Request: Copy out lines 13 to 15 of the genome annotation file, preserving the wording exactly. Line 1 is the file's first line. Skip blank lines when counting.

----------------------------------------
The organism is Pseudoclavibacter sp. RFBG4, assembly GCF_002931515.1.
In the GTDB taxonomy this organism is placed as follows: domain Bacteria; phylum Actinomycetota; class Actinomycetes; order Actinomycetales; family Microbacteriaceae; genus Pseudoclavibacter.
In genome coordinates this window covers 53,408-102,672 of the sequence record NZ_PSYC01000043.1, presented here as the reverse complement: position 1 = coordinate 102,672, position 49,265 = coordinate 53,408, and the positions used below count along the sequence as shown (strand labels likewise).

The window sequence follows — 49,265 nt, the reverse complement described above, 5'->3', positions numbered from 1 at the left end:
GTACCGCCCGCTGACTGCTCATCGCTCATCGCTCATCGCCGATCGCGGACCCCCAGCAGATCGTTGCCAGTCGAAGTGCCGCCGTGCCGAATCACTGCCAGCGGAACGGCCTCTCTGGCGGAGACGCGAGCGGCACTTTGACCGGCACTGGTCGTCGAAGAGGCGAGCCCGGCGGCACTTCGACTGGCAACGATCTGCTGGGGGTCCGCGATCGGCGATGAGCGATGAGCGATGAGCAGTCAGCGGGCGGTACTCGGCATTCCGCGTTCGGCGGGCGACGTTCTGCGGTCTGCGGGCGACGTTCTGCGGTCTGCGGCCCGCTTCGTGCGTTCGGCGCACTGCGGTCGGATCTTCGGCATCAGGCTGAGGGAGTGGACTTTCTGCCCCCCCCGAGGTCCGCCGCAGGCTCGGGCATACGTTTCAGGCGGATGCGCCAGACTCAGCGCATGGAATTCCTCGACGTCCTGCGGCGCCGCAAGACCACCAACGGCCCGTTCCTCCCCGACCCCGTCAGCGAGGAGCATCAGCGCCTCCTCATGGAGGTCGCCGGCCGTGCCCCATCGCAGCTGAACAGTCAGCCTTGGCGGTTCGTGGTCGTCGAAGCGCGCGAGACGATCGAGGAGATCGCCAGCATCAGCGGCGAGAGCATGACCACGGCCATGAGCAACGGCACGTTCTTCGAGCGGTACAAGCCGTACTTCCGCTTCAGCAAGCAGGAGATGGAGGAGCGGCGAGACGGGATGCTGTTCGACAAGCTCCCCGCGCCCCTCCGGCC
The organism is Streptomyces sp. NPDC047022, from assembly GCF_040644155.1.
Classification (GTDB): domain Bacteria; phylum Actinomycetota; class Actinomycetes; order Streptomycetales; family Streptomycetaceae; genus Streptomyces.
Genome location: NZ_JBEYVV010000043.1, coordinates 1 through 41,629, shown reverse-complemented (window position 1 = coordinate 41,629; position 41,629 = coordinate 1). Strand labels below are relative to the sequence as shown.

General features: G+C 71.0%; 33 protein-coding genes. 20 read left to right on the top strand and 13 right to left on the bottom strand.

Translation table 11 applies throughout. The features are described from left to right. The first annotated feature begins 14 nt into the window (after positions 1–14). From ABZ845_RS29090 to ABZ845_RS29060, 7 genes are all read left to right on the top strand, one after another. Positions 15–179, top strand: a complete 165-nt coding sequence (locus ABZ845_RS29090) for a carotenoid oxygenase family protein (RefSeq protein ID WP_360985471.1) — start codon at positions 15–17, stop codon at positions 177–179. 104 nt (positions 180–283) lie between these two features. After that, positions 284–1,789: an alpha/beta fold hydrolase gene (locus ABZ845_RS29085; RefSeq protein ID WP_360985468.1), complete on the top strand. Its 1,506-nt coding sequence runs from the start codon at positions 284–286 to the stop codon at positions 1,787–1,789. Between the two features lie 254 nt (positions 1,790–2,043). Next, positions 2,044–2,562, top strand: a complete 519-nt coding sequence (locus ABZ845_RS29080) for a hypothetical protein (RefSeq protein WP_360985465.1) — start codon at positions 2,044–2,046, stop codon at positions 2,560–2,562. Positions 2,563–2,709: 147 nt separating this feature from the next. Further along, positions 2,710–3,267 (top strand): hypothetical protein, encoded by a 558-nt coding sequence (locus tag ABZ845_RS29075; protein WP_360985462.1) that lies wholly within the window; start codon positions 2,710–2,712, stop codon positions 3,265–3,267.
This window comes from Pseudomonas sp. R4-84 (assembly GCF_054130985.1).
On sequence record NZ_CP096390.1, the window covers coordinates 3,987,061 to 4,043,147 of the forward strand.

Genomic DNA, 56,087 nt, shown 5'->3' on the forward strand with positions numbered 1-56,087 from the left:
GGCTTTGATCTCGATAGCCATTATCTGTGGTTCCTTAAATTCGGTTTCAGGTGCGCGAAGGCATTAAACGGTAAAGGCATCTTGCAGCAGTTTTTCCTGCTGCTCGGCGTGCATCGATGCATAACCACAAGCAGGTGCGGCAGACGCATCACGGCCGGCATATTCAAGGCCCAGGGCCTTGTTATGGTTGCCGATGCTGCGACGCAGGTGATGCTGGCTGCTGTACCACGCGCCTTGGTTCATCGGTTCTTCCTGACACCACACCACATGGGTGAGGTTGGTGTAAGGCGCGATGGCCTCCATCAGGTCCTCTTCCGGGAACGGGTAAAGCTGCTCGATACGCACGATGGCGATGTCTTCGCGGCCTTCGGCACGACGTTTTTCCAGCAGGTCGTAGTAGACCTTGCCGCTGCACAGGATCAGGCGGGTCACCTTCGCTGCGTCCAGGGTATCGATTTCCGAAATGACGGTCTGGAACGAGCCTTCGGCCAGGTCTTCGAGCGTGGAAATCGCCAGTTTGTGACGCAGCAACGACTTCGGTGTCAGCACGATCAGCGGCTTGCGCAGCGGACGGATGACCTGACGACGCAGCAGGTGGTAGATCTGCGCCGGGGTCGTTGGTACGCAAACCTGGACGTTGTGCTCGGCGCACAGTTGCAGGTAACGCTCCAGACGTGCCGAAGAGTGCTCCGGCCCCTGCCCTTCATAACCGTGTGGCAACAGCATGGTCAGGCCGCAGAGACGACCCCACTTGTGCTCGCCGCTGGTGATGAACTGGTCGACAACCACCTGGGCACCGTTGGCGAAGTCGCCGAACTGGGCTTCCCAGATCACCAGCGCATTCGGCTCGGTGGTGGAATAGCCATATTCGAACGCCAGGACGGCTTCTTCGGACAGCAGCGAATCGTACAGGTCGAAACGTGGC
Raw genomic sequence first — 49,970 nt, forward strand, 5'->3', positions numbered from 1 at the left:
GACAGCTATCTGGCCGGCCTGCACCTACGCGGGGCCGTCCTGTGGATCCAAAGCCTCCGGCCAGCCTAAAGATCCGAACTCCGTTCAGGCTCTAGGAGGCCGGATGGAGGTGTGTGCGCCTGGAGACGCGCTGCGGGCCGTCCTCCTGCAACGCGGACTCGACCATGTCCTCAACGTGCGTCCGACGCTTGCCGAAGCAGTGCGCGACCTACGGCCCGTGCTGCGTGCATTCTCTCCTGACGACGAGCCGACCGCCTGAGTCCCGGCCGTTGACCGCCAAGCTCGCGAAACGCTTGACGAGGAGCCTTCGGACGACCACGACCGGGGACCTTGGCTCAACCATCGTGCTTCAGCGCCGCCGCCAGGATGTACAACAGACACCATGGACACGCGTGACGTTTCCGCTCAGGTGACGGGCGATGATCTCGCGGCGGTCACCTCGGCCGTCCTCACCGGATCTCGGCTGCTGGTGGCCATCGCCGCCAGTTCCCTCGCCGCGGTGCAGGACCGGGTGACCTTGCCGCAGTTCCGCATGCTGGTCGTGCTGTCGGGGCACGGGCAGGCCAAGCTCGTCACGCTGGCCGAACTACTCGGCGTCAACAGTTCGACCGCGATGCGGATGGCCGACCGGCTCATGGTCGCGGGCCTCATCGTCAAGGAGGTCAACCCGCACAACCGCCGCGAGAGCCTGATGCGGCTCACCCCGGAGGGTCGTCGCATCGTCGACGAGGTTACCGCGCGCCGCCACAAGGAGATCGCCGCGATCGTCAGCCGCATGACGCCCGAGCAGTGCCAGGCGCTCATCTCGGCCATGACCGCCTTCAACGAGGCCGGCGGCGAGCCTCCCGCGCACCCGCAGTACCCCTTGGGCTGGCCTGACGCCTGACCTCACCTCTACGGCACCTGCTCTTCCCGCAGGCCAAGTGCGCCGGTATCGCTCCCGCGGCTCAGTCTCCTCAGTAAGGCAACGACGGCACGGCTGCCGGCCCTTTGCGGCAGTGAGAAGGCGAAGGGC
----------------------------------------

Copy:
Genomic DNA, 56,087 nt, shown 5'->3' on the forward strand with positions numbered 1-56,087 from the left:
GGCTTTGATCTCGATAGCCATTATCTGTGGTTCCTTAAATTCGGTTTCAGGTGCGCGAAGGCATTAAACGGTAAAGGCATCTTGCAGCAGTTTTTCCTGCTGCTCGGCGTGCATCGATGCATAACCACAAGCAGGTGCGGCAGACGCATCACGGCCGGCATATTCAAGGCCCAGGGCCTTGTTATGGTTGCCGATGCTGCGACGCAGGTGATGCTGGCTGCTGTACCACGCGCCTTGGTTCATCGGTTCTTCCTGACACCACACCACATGGGTGAGGTTGGTGTAAGGCGCGATGGCCTCCATCAGGTCCTCTTCCGGGAACGGGTAAAGCTGCTCGATACGCACGATGGCGATGTCTTCGCGGCCTTCGGCACGACGTTTTTCCAGCAGGTCGTAGTAGACCTTGCCGCTGCACAGGATCAGGCGGGTCACCTTCGCTGCGTCCAGGGTATCGATTTCCGAAATGACGGTCTGGAACGAGCCTTCGGCCAGGTCTTCGAGCGTGGAAATCGCCAGTTTGTGACGCAGCAACGACTTCGGTGTCAGCACGATCAGCGGCTTGCGCAGCGGACGGATGACCTGACGACGCAGCAGGTGGTAGATCTGCGCCGGGGTCGTTGGTACGCAAACCTGGACGTTGTGCTCGGCGCACAGTTGCAGGTAACGCTCCAGACGTGCCGAAGAGTGCTCCGGCCCCTGCCCTTCATAACCGTGTGGCAACAGCATGGTCAGGCCGCAGAGACGACCCCACTTGTGCTCGCCGCTGGTGATGAACTGGTCGACAACCACCTGGGCACCGTTGGCGAAGTCGCCGAACTGGGCTTCCCAGATCACCAGCGCATTCGGCTCGGTGGTGGAATAGCCATATTCGAACGCCAGGACGGCTTCTTCGGACAGCAGCGAATCGTACAGGTCGAAACGTGGC
Raw genomic sequence first — 49,970 nt, forward strand, 5'->3', positions numbered from 1 at the left: